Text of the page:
Efficacy of bevacizumab plus erlotinib versus erlotinib alone in advanced non-small-cell lung cancer after failure of standard first-line chemotherapy (BeTa): a double-blind, placebo-controlled, phase 3 trial.
BACKGROUND: Bevacizumab and erlotinib target different tumour growth pathways with little overlap in their toxic-effect profiles. On the basis of promising results from a phase 1/2 trial assessing safety and activity of erlotinib plus bevacizumab for recurrent or refractory non-small-cell lung cancer (NSCLC), we aimed to assess efficacy and safety of this combination in a phase 3 trial. METHODS: In our double-blind, placebo-controlled, randomised phase 3 trial (BeTa), we enrolled patients with recurrent or refractory NSCLC who presented to 177 study sites in 12 countries after failure of first-line treatment. Patients were randomly allocated in a one-to-one ratio to receive erlotinib plus bevacizumab (bevacizumab group) or erlotinib plus placebo (control group) according to a computer-generated randomisation sequence by use of an interactive voice response system. The primary endpoint was overall survival in all enrolled patients. Patients, study staff, and investigators were masked to treatment assignment. We assessed safety by calculation of incidence of adverse events and tissue was collected for biomarker analyses. This trial is registered with ClinicalTrials.gov, number NCT00130728. FINDINGS: Overall survival did not differ between 317 controls and 319 patients in the bevacizumab group (hazard ratio [HR] 0·97, 95% CI 0·80-1·18, p=0·7583). Median overall survival was 9·3 months (IQR 4·1-21·6) for patients in the bevacizumab group compared with 9·2 months (3·8-20·2) for controls. Progression-free survival seemed to be longer in the bevacizumab group (3·4 months [1·4-8·4]) than in the control group (1·7 months [1·3-4·1]; HR 0·62, 95% CI 0·52-0·75) and objective response rate suggested some clinical activity of bevacizumab and erlotinib. However, these secondary endpoint differences could not be defined as significant because the study prespecified that the primary endpoint had to be significant before testing of secondary endpoints could be done, to control type I error rate. In the bevacizumab group, 130 (42%) of 313 patients with safety data had a serious adverse event, compared with 114 (36%) controls. There were 20 (6%) grade 5 adverse events, including two arterial thromboembolic events, in the bevacizumab group, and 14 (4%) in the control group. INTERPRETATION: Addition of bevacizumab to erlotinib does not improve survival in patients with recurrent or refractory NSCLC. FUNDING: Genentech.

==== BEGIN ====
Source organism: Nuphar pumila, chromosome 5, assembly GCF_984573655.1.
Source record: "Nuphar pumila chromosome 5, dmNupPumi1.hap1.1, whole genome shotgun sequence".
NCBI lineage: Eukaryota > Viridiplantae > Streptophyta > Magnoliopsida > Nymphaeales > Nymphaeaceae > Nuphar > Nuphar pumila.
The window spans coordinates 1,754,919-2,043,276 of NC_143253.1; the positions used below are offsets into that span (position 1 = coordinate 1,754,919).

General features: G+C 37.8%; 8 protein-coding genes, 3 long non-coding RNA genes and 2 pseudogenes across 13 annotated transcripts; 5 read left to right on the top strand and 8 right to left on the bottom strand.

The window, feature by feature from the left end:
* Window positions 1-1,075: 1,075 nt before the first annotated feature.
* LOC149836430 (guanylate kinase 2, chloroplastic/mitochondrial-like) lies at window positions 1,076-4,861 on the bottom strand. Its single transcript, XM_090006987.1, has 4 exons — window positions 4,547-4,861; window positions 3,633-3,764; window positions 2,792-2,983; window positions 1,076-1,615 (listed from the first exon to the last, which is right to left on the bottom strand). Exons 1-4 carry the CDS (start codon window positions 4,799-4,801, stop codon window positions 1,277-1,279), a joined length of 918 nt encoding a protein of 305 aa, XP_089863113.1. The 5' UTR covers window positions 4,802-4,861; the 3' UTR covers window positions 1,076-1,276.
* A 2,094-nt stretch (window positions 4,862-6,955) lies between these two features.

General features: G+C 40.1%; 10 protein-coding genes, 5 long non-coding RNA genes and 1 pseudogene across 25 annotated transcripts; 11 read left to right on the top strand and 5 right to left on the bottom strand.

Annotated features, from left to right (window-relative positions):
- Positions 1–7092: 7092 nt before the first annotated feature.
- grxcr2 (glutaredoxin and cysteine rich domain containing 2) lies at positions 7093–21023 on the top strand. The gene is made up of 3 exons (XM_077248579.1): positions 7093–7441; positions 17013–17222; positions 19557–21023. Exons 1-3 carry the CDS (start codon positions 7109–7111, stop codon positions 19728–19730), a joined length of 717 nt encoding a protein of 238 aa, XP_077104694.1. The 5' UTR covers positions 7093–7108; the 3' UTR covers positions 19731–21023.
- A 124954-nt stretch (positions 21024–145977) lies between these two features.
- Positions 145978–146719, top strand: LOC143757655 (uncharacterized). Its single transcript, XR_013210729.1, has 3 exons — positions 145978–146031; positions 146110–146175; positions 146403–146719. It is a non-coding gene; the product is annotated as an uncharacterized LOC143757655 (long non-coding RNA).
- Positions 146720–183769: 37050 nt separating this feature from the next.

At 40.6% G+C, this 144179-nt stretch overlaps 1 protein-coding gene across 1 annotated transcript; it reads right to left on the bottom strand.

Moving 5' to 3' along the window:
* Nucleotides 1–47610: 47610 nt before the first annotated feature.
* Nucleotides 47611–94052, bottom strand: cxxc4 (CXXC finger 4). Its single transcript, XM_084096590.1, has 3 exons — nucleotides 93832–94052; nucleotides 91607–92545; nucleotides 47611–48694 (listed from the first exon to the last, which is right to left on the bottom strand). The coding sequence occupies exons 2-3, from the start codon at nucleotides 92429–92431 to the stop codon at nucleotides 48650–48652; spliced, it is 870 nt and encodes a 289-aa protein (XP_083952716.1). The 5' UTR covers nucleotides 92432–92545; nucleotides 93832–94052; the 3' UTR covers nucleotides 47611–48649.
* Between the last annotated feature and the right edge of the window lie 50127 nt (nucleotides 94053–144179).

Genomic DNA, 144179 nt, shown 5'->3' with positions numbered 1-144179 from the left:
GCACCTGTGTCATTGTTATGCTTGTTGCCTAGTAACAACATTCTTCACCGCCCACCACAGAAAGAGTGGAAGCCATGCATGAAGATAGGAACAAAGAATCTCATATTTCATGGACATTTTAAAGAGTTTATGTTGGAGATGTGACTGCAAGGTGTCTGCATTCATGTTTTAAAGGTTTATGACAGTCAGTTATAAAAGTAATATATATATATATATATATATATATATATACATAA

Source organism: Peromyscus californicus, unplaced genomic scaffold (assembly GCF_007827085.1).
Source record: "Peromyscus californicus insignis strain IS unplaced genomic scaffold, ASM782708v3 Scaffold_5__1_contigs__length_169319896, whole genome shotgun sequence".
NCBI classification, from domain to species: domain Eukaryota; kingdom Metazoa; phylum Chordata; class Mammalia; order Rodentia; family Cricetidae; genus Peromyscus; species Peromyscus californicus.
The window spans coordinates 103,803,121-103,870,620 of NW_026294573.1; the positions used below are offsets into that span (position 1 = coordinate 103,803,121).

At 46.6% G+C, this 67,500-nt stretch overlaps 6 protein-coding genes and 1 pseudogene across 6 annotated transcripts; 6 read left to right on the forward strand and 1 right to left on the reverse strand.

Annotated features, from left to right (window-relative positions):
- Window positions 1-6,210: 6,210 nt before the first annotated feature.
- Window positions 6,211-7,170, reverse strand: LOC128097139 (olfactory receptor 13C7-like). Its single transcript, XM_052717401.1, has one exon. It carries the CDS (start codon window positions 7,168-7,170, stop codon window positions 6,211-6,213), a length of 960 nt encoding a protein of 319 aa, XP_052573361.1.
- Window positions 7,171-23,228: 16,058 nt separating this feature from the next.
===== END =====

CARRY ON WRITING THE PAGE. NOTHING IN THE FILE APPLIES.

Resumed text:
Herbst, RS; Ansari, R; Bustin, F; Flynn, P; Hart, L; Otterson, GA; Vlahovic, G; Soh, C-H; O'Connor, P; Hainsworth, J
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